Accountants in New Jersey say the new federal tax law has had a mixed impact in the Garden State.
One of the main issues has been a $10,000 cap on state and local tax deductions, known as SALT, a limit that was expected to hit high-tax states like New Jersey the hardest.
Yet under the new law signed by President Donald Trump, tax rates have also dropped. And that’s evened out the tab for many filers.
“For some of the people, the tax rates are actually lower, so the lower tax rates have negated some of the offset,” said Jonathan Donenfeld, a certified public accountant in Jersey City. “Some people have had serious increases.”
Alan Sobel, a certified public accountant in Livingston, said many filers are not paying as much in federal taxes as they expected, but the very wealthy with higher property tax bills have wound up forking over more to the federal government.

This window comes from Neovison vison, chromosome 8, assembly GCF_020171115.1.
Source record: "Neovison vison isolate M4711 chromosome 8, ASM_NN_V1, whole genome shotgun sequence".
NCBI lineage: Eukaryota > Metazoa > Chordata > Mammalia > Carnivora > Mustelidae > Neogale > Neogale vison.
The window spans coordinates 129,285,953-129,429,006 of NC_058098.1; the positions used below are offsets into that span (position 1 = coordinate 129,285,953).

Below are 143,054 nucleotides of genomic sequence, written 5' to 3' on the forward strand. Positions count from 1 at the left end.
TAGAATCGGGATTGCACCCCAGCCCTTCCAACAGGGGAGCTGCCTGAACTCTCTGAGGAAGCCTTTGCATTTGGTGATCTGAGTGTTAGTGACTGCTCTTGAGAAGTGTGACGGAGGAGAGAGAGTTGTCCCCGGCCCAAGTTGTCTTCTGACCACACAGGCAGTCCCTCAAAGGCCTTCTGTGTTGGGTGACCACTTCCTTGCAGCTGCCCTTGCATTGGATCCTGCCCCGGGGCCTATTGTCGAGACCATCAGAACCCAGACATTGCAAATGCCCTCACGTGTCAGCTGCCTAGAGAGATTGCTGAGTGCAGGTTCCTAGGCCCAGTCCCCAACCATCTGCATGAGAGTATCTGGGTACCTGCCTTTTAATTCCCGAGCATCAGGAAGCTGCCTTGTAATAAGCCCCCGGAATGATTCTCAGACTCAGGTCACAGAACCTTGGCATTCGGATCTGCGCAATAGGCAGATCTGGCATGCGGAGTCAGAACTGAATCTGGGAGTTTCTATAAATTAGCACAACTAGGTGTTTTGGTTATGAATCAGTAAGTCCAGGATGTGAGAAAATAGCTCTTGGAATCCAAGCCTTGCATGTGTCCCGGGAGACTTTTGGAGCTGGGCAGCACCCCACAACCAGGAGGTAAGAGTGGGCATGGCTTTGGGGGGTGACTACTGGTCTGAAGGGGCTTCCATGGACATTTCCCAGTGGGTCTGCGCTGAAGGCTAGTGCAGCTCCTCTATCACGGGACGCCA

“They’re looking at [this law] and saying, ‘I thought this was supposed to benefit me,’ and it doesn’t,” he said.
New Jersey has long sent more tax money to the federal government than it has gotten back in revenue, and Sobel said the new law exacerbates the state’s “donor” status.
“One of the things that offset what we sent down to Washington was the ability to deduct what we pay here locally,” Sobel said. “With the elimination of what we pay locally, the gap is even greater.”
One of the most vocal critics of the new SALT cap has been Gov. Phil Murphy, who said the limit unfairly affects residents of the Garden State and urged lawmakers to reconsider.